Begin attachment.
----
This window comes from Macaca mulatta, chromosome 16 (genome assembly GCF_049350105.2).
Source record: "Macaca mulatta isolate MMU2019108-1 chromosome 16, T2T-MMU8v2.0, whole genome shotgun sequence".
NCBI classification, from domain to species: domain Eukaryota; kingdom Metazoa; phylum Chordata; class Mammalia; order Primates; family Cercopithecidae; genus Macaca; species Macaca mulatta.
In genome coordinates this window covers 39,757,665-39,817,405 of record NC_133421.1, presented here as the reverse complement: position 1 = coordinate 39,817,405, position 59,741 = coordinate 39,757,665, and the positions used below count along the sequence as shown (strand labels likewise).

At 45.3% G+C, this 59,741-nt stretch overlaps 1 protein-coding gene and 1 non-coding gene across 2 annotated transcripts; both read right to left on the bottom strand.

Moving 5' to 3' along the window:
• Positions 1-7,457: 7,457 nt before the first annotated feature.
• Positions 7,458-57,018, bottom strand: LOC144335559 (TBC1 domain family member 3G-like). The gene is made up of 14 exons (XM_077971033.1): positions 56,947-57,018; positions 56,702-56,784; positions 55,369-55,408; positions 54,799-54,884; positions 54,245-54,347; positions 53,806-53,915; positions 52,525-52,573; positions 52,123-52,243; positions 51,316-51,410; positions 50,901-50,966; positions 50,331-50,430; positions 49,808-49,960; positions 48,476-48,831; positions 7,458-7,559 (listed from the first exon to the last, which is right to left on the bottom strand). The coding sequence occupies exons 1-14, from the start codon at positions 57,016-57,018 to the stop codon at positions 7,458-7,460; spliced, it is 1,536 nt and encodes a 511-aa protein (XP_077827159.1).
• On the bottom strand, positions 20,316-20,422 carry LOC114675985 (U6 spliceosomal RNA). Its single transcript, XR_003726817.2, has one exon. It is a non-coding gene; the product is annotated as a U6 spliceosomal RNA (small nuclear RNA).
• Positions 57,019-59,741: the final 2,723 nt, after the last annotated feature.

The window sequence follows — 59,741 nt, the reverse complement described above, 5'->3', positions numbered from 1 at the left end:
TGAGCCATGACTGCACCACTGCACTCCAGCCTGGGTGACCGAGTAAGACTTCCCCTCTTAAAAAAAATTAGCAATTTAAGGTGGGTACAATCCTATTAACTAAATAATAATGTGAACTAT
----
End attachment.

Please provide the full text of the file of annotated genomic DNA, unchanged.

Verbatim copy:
This window comes from Macaca mulatta, chromosome 16 (genome assembly GCF_049350105.2).
Source record: "Macaca mulatta isolate MMU2019108-1 chromosome 16, T2T-MMU8v2.0, whole genome shotgun sequence".
NCBI classification, from domain to species: domain Eukaryota; kingdom Metazoa; phylum Chordata; class Mammalia; order Primates; family Cercopithecidae; genus Macaca; species Macaca mulatta.
In genome coordinates this window covers 39,757,665-39,817,405 of record NC_133421.1, presented here as the reverse complement: position 1 = coordinate 39,817,405, position 59,741 = coordinate 39,757,665, and the positions used below count along the sequence as shown (strand labels likewise).

At 45.3% G+C, this 59,741-nt stretch overlaps 1 protein-coding gene and 1 non-coding gene across 2 annotated transcripts; both read right to left on the bottom strand.

Moving 5' to 3' along the window:
• Positions 1-7,457: 7,457 nt before the first annotated feature.
• Positions 7,458-57,018, bottom strand: LOC144335559 (TBC1 domain family member 3G-like). The gene is made up of 14 exons (XM_077971033.1): positions 56,947-57,018; positions 56,702-56,784; positions 55,369-55,408; positions 54,799-54,884; positions 54,245-54,347; positions 53,806-53,915; positions 52,525-52,573; positions 52,123-52,243; positions 51,316-51,410; positions 50,901-50,966; positions 50,331-50,430; positions 49,808-49,960; positions 48,476-48,831; positions 7,458-7,559 (listed from the first exon to the last, which is right to left on the bottom strand). The coding sequence occupies exons 1-14, from the start codon at positions 57,016-57,018 to the stop codon at positions 7,458-7,460; spliced, it is 1,536 nt and encodes a 511-aa protein (XP_077827159.1).
• On the bottom strand, positions 20,316-20,422 carry LOC114675985 (U6 spliceosomal RNA). Its single transcript, XR_003726817.2, has one exon. It is a non-coding gene; the product is annotated as a U6 spliceosomal RNA (small nuclear RNA).
• Positions 57,019-59,741: the final 2,723 nt, after the last annotated feature.

The window sequence follows — 59,741 nt, the reverse complement described above, 5'->3', positions numbered from 1 at the left end:
TGAGCCATGACTGCACCACTGCACTCCAGCCTGGGTGACCGAGTAAGACTTCCCCTCTTAAAAAAAATTAGCAATTTAAGGTGGGTACAATCCTATTAACTAAATAATAATGTGAACTAT